TIME

Eight-year-old Charlie has an infectious smile. He loves swimming, hiking, and skiing. And he’s smart, too. By the age of 2, he knew every letter, color, shape, and number. “He loved books and wanted us to read to him for hours,” his mom Tricia said.

A year later, Charlie was diagnosed with regressive autism. He struggled with motor skills and motor planning, and a school psychology test—a largely motor-based evaluation—labeled Charlie with an intellectual disability.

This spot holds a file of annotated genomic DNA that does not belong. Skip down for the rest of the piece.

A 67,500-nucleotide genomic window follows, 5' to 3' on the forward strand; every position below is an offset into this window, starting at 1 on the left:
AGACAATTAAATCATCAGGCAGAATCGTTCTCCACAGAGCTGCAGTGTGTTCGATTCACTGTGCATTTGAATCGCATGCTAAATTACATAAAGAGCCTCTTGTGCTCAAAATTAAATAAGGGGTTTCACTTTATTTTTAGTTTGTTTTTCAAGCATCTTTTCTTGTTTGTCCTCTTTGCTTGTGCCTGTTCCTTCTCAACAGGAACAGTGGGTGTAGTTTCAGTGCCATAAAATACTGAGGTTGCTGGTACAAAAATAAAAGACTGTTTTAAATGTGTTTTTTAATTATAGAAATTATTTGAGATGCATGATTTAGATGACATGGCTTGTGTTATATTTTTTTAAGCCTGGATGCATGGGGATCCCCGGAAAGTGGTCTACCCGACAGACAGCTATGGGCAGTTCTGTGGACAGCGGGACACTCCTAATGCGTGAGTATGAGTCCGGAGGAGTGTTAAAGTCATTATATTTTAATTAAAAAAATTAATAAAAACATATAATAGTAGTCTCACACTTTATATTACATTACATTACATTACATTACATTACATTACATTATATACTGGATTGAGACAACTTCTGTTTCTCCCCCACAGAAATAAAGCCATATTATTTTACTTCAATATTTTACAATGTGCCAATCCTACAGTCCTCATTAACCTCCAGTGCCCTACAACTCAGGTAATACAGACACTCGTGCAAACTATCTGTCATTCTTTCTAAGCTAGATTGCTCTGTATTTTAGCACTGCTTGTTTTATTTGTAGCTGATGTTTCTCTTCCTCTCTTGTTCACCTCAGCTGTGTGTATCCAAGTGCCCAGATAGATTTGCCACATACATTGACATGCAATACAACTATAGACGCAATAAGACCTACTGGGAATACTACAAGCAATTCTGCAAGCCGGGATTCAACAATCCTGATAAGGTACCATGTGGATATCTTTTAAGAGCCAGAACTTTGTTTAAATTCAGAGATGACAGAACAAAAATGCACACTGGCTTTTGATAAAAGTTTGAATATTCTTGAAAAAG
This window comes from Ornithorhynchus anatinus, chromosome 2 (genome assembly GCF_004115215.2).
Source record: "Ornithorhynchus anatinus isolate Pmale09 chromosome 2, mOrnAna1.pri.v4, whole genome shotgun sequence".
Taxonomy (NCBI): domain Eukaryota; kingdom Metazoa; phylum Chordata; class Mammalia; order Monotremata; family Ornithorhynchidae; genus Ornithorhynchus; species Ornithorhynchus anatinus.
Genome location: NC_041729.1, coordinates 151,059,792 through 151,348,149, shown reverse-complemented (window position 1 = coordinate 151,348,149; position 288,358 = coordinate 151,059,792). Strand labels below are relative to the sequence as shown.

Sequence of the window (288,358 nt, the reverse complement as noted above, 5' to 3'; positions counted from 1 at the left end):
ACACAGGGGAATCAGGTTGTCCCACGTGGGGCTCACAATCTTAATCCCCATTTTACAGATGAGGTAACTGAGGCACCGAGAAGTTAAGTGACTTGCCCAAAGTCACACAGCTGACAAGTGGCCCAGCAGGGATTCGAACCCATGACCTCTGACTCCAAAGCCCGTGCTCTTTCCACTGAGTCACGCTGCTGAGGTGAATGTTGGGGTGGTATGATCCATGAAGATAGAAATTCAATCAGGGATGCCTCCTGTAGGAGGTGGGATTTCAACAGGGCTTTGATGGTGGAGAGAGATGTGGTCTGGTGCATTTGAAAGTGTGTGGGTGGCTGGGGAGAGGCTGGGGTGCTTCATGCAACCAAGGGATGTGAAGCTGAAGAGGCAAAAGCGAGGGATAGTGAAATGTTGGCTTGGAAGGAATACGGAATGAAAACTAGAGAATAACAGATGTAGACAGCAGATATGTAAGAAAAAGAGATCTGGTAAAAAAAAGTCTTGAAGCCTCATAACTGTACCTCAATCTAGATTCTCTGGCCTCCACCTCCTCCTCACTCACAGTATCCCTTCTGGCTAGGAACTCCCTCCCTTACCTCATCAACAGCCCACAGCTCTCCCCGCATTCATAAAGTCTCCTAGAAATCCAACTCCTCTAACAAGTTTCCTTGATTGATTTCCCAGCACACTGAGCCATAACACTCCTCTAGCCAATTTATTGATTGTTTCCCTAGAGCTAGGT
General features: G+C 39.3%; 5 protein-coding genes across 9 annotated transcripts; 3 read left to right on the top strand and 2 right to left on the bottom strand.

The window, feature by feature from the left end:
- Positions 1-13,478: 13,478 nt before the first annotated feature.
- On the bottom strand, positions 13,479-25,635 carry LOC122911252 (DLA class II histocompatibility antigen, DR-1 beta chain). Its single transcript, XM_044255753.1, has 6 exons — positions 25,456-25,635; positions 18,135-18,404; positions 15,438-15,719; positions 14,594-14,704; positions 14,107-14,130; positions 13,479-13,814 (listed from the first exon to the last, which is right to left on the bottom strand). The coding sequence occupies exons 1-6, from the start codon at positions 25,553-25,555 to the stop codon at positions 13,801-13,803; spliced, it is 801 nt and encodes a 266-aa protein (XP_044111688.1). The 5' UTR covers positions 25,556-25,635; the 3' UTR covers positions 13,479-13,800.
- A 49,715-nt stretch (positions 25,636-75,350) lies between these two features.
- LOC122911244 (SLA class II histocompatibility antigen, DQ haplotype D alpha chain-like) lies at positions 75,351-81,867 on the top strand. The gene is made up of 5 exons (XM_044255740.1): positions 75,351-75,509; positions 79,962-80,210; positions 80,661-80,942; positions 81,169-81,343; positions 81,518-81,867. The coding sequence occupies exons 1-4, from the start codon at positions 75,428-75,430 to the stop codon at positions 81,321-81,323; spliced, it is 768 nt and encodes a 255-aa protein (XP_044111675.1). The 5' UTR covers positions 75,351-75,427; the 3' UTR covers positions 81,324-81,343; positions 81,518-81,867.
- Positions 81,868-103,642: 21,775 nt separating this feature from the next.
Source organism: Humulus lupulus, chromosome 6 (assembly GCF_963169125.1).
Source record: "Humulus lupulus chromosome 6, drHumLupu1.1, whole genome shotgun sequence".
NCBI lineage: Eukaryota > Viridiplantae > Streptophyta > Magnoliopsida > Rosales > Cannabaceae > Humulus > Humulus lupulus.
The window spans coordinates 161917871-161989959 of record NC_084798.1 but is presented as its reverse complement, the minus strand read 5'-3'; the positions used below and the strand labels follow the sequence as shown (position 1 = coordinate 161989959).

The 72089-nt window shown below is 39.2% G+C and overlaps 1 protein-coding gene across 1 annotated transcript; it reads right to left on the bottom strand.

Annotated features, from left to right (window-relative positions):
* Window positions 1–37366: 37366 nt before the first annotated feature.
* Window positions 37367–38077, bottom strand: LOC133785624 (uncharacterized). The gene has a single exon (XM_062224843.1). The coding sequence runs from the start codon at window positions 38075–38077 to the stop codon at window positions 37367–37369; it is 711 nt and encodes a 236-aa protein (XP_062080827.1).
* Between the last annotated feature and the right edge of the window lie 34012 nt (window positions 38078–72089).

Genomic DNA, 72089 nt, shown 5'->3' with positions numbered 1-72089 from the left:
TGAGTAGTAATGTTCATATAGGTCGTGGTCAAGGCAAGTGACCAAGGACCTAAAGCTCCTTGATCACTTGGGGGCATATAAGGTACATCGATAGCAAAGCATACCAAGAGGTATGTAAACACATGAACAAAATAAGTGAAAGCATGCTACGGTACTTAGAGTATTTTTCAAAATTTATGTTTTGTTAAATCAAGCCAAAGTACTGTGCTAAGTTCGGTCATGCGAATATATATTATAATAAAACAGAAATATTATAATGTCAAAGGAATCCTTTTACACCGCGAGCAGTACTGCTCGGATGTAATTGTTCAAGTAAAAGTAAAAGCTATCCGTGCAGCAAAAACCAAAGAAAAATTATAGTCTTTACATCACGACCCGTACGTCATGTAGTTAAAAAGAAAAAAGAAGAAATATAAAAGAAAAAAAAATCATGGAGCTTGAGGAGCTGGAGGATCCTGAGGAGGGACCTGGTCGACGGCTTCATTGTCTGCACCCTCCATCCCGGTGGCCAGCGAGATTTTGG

We have a bias in making collective assumptions about people. Whether it’s disability, age, or simply lack of experience, we rely on the tests and evaluations simply because that’s the process. We allow these tests to make decisions for us without considering the individual as a person. These decisions often affect how they do later in life. For example, from academic requirements to industry experience, companies put limits on people who could excel in jobs…

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